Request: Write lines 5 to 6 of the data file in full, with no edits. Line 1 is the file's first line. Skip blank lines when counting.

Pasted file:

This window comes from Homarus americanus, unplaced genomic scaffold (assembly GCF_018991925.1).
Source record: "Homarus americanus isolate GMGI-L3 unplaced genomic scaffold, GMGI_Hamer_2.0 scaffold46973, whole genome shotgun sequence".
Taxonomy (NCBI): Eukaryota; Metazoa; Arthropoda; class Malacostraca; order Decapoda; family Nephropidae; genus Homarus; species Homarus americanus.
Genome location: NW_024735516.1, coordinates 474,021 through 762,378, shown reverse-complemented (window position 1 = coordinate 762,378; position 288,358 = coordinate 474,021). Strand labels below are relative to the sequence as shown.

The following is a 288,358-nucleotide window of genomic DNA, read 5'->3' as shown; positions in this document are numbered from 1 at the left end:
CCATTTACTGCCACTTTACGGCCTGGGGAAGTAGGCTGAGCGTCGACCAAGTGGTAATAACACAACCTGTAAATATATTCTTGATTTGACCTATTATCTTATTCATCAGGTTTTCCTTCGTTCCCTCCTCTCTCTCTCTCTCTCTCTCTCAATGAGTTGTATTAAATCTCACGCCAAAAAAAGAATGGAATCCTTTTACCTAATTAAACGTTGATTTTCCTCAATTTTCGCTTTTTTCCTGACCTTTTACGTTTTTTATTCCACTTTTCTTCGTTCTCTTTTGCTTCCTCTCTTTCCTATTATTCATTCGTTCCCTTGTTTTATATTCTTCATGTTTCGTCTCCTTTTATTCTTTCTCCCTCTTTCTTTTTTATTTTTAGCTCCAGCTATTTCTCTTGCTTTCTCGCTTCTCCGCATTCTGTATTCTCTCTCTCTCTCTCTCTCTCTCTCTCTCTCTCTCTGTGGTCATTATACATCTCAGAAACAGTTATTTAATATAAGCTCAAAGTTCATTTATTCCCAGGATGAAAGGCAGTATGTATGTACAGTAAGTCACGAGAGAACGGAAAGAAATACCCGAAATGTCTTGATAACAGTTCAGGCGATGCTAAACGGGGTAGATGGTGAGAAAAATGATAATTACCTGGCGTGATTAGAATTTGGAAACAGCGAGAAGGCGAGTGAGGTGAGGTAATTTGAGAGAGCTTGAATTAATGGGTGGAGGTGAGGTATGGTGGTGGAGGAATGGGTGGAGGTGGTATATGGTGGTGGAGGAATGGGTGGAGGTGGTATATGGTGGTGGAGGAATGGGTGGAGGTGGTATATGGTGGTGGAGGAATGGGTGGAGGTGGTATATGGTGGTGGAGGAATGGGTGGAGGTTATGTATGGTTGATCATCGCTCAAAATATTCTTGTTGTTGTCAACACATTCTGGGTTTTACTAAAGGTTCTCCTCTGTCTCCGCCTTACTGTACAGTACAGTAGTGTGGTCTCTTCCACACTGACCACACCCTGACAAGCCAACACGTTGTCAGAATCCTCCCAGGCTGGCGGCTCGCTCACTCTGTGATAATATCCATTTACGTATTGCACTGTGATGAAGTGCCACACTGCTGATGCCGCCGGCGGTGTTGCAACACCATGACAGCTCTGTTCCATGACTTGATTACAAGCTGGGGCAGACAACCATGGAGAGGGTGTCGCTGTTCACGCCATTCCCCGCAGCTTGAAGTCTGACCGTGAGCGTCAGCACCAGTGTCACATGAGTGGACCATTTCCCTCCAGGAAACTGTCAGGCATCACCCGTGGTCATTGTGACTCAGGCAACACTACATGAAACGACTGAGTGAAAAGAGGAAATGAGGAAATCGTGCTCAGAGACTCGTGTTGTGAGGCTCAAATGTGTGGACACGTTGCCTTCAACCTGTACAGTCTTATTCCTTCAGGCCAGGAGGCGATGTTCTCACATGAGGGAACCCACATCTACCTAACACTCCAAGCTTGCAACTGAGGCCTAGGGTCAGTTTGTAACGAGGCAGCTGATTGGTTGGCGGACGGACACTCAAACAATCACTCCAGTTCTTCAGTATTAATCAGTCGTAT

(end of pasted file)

The following is a 288,358-nucleotide window of genomic DNA, read 5'->3' as shown; positions in this document are numbered from 1 at the left end:
CCATTTACTGCCACTTTACGGCCTGGGGAAGTAGGCTGAGCGTCGACCAAGTGGTAATAACACAACCTGTAAATATATTCTTGATTTGACCTATTATCTTATTCATCAGGTTTTCCTTCGTTCCCTCCTCTCTCTCTCTCTCTCTCTCTCAATGAGTTGTATTAAATCTCACGCCAAAAAAAGAATGGAATCCTTTTACCTAATTAAACGTTGATTTTCCTCAATTTTCGCTTTTTTCCTGACCTTTTACGTTTTTTATTCCACTTTTCTTCGTTCTCTTTTGCTTCCTCTCTTTCCTATTATTCATTCGTTCCCTTGTTTTATATTCTTCATGTTTCGTCTCCTTTTATTCTTTCTCCCTCTTTCTTTTTTATTTTTAGCTCCAGCTATTTCTCTTGCTTTCTCGCTTCTCCGCATTCTGTATTCTCTCTCTCTCTCTCTCTCTCTCTCTCTCTCTCTCTGTGGTCATTATACATCTCAGAAACAGTTATTTAATATAAGCTCAAAGTTCATTTATTCCCAGGATGAAAGGCAGTATGTATGTACAGTAAGTCACGAGAGAACGGAAAGAAATACCCGAAATGTCTTGATAACAGTTCAGGCGATGCTAAACGGGGTAGATGGTGAGAAAAATGATAATTACCTGGCGTGATTAGAATTTGGAAACAGCGAGAAGGCGAGTGAGGTGAGGTAATTTGAGAGAGCTTGAATTAATGGGTGGAGGTGAGGTATGGTGGTGGAGGAATGGGTGGAGGTGGTATATGGTGGTGGAGGAATGGGTGGAGGTGGTATATGGTGGTGGAGGAATGGGTGGAGGTGGTATATGGTGGTGGAGGAATGGGTGGAGGTGGTATATGGTGGTGGAGGAATGGGTGGAGGTTATGTATGGTTGATCATCGCTCAAAATATTCTTGTTGTTGTCAACACATTCTGGGTTTTACTAAAGGTTCTCCTCTGTCTCCGCCTTACTGTACAGTACAGTAGTGTGGTCTCTTCCACACTGACCACACCCTGACAAGCCAACACGTTGTCAGAATCCTCCCAGGCTGGCGGCTCGCTCACTCTGTGATAATATCCATTTACGTATTGCACTGTGATGAAGTGCCACACTGCTGATGCCGCCGGCGGTGTTGCAACACCATGACAGCTCTGTTCCATGACTTGATTACAAGCTGGGGCAGACAACCATGGAGAGGGTGTCGCTGTTCACGCCATTCCCCGCAGCTTGAAGTCTGACCGTGAGCGTCAGCACCAGTGTCACATGAGTGGACCATTTCCCTCCAGGAAACTGTCAGGCATCACCCGTGGTCATTGTGACTCAGGCAACACTACATGAAACGACTGAGTGAAAAGAGGAAATGAGGAAATCGTGCTCAGAGACTCGTGTTGTGAGGCTCAAATGTGTGGACACGTTGCCTTCAACCTGTACAGTCTTATTCCTTCAGGCCAGGAGGCGATGTTCTCACATGAGGGAACCCACATCTACCTAACACTCCAAGCTTGCAACTGAGGCCTAGGGTCAGTTTGTAACGAGGCAGCTGATTGGTTGGCGGACGGACACTCAAACAATCACTCCAGTTCTTCAGTATTAATCAGTCGTAT